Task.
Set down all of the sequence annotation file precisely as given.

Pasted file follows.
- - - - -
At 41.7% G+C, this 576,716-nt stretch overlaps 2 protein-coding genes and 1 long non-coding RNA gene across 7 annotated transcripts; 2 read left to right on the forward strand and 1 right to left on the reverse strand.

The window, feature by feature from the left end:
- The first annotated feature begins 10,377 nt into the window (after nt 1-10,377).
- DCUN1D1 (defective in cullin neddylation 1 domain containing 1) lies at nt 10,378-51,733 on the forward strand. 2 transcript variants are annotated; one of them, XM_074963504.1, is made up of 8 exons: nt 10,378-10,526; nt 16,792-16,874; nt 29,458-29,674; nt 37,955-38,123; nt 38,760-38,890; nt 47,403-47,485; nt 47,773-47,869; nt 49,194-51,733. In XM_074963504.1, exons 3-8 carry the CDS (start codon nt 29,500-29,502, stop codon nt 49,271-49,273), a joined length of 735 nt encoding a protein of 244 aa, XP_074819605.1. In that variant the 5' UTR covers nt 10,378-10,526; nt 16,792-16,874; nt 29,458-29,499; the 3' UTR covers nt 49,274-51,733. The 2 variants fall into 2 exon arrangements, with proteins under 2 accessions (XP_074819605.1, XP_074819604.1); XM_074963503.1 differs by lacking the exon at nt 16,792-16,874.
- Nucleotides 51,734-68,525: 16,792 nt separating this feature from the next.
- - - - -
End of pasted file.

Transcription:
At 41.7% G+C, this 576,716-nt stretch overlaps 2 protein-coding genes and 1 long non-coding RNA gene across 7 annotated transcripts; 2 read left to right on the forward strand and 1 right to left on the reverse strand.

The window, feature by feature from the left end:
- The first annotated feature begins 10,377 nt into the window (after nt 1-10,377).
- DCUN1D1 (defective in cullin neddylation 1 domain containing 1) lies at nt 10,378-51,733 on the forward strand. 2 transcript variants are annotated; one of them, XM_074963504.1, is made up of 8 exons: nt 10,378-10,526; nt 16,792-16,874; nt 29,458-29,674; nt 37,955-38,123; nt 38,760-38,890; nt 47,403-47,485; nt 47,773-47,869; nt 49,194-51,733. In XM_074963504.1, exons 3-8 carry the CDS (start codon nt 29,500-29,502, stop codon nt 49,271-49,273), a joined length of 735 nt encoding a protein of 244 aa, XP_074819605.1. In that variant the 5' UTR covers nt 10,378-10,526; nt 16,792-16,874; nt 29,458-29,499; the 3' UTR covers nt 49,274-51,733. The 2 variants fall into 2 exon arrangements, with proteins under 2 accessions (XP_074819605.1, XP_074819604.1); XM_074963503.1 differs by lacking the exon at nt 16,792-16,874.
- Nucleotides 51,734-68,525: 16,792 nt separating this feature from the next.